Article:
Lawmakers will also be eyeing new funding for transportation, as the money from the 75-year lease of the Indiana Toll Road dries up, and could ditch the tax cut in favor of more spending on K-12 education and higher education. They also will ponder expanding the state's Medicaid program under the federal health care law, something Pence did not include in his plan.

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  • 1% plenty
    Given the DECADES of wasted funds by IPS and other large, woefully under-performing, union controlled school districts 1% is more than enough. Frankly funding should be reduced to the bare minimum then let the achievers EARN better funding. Throwing money at a problem NEVER works.
  • 1% yearly increase for education not enough
    A 1% yearly increase in funding for education is not enough with inflation. Since inflation is generally around 2.5% a 1% increase is really a 1.5. decrease in funding each year, forcing our universities to offset costs to tuition increases.

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  1. What became of this project? Anyone know?

  2. Scott, could you post an enlarged photo of the exterior of the building? This will be a great addition to Walnut Street. This area will only continue to develop with additions like this. Also, please give us more updates on the "Cultural Trail light" expansion. Also a great move for the city, as long as there is maintenance money set aside.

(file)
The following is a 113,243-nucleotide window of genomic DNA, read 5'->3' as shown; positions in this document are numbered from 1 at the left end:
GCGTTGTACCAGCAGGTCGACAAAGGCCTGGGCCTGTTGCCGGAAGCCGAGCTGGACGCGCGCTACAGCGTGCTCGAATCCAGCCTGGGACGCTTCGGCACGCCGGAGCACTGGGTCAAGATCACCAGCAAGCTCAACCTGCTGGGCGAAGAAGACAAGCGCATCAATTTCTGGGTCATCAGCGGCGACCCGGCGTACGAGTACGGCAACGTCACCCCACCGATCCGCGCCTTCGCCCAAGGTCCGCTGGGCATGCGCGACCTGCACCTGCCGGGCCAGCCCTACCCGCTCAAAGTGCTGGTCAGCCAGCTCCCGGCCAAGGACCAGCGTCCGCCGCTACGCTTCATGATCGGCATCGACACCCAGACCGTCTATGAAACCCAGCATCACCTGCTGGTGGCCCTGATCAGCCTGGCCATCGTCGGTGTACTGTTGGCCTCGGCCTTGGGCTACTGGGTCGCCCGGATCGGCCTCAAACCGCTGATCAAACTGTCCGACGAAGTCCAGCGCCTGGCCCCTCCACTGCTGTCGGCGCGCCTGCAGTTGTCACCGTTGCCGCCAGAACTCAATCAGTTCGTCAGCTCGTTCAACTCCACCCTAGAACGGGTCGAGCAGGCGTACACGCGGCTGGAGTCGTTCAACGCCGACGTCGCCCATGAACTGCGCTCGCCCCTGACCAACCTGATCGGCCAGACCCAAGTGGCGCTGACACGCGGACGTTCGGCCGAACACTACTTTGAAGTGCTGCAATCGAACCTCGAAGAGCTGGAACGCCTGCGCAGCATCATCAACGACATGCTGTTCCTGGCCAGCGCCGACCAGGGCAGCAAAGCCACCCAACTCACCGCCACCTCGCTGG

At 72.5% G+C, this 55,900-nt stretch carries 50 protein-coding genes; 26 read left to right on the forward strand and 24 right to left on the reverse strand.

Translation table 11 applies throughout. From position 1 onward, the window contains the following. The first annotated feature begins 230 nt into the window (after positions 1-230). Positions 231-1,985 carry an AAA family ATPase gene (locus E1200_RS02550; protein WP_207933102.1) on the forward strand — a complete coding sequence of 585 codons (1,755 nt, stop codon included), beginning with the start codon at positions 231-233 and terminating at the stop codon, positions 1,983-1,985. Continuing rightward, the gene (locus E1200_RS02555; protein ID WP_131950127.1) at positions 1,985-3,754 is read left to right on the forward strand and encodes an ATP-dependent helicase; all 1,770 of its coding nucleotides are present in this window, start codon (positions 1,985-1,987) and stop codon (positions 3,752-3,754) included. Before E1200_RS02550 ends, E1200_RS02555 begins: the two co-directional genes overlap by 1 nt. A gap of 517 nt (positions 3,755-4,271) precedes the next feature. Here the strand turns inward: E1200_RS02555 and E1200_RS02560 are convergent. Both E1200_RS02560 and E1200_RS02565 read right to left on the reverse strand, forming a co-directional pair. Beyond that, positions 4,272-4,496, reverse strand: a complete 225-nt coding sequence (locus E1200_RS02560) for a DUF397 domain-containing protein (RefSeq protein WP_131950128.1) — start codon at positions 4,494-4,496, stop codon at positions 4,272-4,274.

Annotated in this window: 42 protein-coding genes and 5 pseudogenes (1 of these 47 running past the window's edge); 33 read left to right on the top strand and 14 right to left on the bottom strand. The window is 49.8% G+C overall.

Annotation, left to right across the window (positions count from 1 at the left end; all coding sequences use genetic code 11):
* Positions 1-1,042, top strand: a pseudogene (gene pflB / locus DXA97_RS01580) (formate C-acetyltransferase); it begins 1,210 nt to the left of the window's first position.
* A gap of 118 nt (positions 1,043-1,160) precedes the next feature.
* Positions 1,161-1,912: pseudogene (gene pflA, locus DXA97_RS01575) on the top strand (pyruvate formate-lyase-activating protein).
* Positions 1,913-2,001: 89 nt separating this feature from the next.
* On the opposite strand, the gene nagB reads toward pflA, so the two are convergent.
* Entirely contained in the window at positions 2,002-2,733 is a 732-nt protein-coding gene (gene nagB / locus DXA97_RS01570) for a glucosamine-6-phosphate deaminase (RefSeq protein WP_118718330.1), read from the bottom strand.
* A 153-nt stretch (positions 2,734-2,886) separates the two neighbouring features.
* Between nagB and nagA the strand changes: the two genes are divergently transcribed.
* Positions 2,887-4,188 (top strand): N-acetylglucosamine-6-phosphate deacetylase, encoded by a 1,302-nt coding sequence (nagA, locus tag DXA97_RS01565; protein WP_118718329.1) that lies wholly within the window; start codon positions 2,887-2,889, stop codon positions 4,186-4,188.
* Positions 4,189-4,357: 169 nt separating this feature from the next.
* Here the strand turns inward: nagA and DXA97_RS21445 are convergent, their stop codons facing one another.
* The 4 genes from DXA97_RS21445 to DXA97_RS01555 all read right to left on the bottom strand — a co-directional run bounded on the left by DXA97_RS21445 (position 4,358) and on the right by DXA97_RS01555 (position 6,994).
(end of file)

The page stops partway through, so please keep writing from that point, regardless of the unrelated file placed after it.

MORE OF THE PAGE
3. Great story IBJ! Citizens don't have a real sense of the financial magnitude of supporting Indy's sports and tourism sector. The CIB was a brilliant idea for creating a highly integrated public-private partnership to support this sector from the economic activity it generates. Unfortunately, most folks think the benefits of that economic activity accrue directly to the City budget, and it doesn't. So though the CIB is facing lean times (covering its costs while maintaining minimally acceptable reserves), the City is operating with deficit - less tax revenue than expenses each year - with a very fragile reserve balance. That's why it's so challenging for the City to fund basic needs or new intitatives (e.g. pre-k education; new jail), and some credit rating agencies have downgraded Indy from it's past stellar AAA status. More reporting on City finances would be welcomed.

  4. Sure, I'll admit that it bugs me to see that the IBJ.COM censors it's blog posts almost as much as the D of I does when someone points out the falsehoods and fabrications. _____But I think it bothers me almost as much that Captain/Defender/Disciple get his yanked too. You see, those of us with a sense of integrity, humanity, compassion, and a need for fact based opinion WANT to see all of his screeds posted. It makes our point so much better than we can do it ourselves.

  5. We're conflating two very different topics. Voter fraud is a myth and excessive gun violence is all too real. I just hope rational gunowners decide to stop being shouted down by the, well, let's call them "less rational" ones.